Michael was accepted into a middle school program that essentially diverts him off the standard public school pathway and instead places him in an exploratory environment. We think this is going to be a really good fit for him for a number of reasons.
First of all, his natural learning style is doing. We've always said Michael is a verb, and he must DO in order to BE. His is not a mind that can simply listen to a lecture and absorb content adequately. For him, it needs to be tactile. It needs to be experiential. It needs to be entirely involving of all of his senses (except taste, perhaps - nobody needs to taste school).
Also, we are hoping that with a fresh start in a new environment, he'll be able to shed some of the stigma he's had heaped upon him during his years in elementary school. His small stature (no kid in his fifth grade class ever believed he was actually 12 years old) and his unique personality have unfortunately made him an easy target for bullies, most of whom we know would have followed him into the middle school he was slated to attend.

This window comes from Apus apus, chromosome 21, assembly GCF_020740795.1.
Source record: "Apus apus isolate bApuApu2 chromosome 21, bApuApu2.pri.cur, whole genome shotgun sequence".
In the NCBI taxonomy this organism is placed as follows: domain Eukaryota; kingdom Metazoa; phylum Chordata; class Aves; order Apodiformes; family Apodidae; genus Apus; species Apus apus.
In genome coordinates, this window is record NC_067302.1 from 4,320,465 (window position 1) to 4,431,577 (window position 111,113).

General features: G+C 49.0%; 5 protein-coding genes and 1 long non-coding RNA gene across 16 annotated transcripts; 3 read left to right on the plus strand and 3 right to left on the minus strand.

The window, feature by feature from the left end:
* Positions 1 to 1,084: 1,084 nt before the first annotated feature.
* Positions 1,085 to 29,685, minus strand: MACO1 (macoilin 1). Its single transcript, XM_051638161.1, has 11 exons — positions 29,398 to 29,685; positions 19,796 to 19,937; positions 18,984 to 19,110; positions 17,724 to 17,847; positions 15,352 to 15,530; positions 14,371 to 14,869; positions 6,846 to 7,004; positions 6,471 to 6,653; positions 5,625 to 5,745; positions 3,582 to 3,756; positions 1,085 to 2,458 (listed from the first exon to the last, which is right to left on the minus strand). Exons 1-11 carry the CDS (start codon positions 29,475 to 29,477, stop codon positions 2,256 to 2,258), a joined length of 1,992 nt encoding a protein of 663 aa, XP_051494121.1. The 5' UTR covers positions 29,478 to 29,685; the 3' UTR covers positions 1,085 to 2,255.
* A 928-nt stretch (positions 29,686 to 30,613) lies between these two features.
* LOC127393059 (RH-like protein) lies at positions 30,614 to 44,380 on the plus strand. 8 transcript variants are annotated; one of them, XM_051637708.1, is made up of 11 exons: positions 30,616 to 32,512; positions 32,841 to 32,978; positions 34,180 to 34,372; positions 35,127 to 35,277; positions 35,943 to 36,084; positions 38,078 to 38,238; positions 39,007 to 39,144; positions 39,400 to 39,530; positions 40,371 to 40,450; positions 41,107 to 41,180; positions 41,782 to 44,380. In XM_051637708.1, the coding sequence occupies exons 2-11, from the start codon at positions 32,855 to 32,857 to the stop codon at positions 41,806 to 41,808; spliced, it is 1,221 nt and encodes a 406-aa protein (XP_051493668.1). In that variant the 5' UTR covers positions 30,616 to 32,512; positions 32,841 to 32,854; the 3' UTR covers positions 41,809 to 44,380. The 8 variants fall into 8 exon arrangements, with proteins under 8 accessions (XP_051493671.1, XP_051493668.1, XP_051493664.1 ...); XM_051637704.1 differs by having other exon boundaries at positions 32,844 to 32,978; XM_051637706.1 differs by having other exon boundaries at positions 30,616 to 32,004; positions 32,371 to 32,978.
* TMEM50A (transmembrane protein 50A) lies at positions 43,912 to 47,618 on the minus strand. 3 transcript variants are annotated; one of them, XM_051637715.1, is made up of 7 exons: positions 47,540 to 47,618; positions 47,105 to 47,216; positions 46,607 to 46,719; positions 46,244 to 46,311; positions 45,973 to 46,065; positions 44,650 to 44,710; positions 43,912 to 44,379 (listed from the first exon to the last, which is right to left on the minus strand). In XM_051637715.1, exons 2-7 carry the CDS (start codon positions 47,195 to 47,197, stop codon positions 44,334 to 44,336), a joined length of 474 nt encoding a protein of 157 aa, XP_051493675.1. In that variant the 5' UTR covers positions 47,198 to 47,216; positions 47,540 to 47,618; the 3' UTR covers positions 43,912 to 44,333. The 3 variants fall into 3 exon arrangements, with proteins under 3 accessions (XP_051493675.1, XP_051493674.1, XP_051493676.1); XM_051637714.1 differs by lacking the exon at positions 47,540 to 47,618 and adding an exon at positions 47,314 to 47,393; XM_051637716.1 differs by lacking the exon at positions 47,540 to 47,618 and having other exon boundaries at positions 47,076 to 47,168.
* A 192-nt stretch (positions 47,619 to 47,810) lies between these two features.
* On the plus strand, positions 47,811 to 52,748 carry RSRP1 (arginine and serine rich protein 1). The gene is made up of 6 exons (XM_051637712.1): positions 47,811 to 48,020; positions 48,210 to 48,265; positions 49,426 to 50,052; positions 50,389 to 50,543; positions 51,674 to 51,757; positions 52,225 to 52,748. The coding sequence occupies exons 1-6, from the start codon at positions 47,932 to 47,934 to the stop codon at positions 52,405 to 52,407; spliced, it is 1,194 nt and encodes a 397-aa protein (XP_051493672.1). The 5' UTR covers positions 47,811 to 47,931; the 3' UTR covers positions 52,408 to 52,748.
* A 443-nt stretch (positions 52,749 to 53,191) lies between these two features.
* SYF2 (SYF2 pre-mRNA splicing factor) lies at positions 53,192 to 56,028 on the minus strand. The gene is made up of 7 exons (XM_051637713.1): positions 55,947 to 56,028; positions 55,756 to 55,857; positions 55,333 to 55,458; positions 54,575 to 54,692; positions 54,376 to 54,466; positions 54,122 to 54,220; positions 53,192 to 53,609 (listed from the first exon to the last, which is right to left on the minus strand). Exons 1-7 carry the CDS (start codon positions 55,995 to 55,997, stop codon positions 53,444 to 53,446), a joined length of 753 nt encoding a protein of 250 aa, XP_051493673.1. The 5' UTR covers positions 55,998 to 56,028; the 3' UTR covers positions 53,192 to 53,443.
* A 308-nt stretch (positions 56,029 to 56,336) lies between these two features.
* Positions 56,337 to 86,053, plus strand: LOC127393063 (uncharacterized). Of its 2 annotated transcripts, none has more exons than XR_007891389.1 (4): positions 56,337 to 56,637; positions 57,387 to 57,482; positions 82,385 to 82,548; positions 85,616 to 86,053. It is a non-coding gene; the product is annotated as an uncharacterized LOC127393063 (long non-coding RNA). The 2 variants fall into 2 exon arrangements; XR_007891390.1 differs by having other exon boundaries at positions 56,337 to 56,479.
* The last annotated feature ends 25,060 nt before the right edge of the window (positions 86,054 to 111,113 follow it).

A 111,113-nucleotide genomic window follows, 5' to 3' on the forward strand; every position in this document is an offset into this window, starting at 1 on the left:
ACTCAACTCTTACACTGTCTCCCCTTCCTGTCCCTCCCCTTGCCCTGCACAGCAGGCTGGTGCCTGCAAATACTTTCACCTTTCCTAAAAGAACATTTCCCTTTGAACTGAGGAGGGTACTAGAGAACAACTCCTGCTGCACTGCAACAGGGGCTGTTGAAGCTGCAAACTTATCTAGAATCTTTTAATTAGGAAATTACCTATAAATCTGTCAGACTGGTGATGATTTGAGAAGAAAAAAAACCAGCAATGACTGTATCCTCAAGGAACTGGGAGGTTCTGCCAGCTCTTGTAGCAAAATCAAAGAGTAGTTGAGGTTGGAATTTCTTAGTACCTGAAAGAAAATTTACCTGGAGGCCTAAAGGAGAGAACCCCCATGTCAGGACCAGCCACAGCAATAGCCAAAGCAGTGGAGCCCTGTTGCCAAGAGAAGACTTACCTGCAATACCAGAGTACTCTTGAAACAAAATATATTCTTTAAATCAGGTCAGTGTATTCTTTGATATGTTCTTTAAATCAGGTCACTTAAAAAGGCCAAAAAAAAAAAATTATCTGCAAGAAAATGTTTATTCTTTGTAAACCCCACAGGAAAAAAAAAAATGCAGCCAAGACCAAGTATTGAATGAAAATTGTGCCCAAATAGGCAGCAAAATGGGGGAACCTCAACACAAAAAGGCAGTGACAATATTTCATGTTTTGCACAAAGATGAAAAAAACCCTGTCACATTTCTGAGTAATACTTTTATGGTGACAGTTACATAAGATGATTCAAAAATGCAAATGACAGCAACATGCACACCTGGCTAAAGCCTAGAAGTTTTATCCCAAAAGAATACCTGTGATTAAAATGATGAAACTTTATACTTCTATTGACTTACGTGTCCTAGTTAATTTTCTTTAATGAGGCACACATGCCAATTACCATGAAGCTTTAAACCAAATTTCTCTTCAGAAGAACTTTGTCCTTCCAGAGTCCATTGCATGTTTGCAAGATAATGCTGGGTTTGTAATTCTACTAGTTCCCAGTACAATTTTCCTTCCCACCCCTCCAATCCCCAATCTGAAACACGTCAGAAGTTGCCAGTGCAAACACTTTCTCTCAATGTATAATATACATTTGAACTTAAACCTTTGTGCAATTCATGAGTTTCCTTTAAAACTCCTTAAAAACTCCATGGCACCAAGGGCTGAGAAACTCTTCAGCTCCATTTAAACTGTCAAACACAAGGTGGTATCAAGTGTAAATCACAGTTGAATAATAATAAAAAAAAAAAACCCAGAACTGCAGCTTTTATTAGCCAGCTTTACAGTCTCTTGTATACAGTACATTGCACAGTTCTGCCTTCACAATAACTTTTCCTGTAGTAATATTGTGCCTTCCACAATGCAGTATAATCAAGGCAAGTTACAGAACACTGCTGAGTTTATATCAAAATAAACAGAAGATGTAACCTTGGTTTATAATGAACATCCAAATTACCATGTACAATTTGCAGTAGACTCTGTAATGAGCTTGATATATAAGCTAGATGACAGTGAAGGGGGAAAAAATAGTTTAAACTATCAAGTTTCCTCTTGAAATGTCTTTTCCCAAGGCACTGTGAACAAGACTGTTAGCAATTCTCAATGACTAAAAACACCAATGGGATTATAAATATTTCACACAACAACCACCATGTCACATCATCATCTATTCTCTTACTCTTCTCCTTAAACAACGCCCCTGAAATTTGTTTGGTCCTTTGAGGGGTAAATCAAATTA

And, because this program is an option school requiring an entry application, we are hoping that most other kids there will be less inclined to bully and more desirous of exploratory learning. And most if not all the kids will never have met Michael before.
So without the oppression of bullies and with the cloak of some anonymity, we are hoping he is able to develop his social skills to the point where he can easily integrate with his class.
Unfortunately summer has been fraught with some difficulty. An incident on the summer school bus a few weeks back led to Michael being grounded from his electronic devices.
He has earned them back, but other challenges have arisen making parenting even more of a chore. There have been times in just the last few days where I have been extremely tempted to lose my temper and just go dukes.
Michael is a typical kid in many respects, and girls and boys alike must slog through their teen years in their own way. And even though they would never want to admit it, they know they need someone to help guide them through. They need the direction, they need the encouragement, and they need the strength of a parent saying "no - and that's final" some times.
Just looking at the barometer and watching the sails unfurl, I can already tell we're in for some choppy seas.
His mom and I have handled a rudder or two before, though in our cases it was separately and alone.
So even though it means a lot of work, at least this go-around we know it will be teamwork, and we will get through it.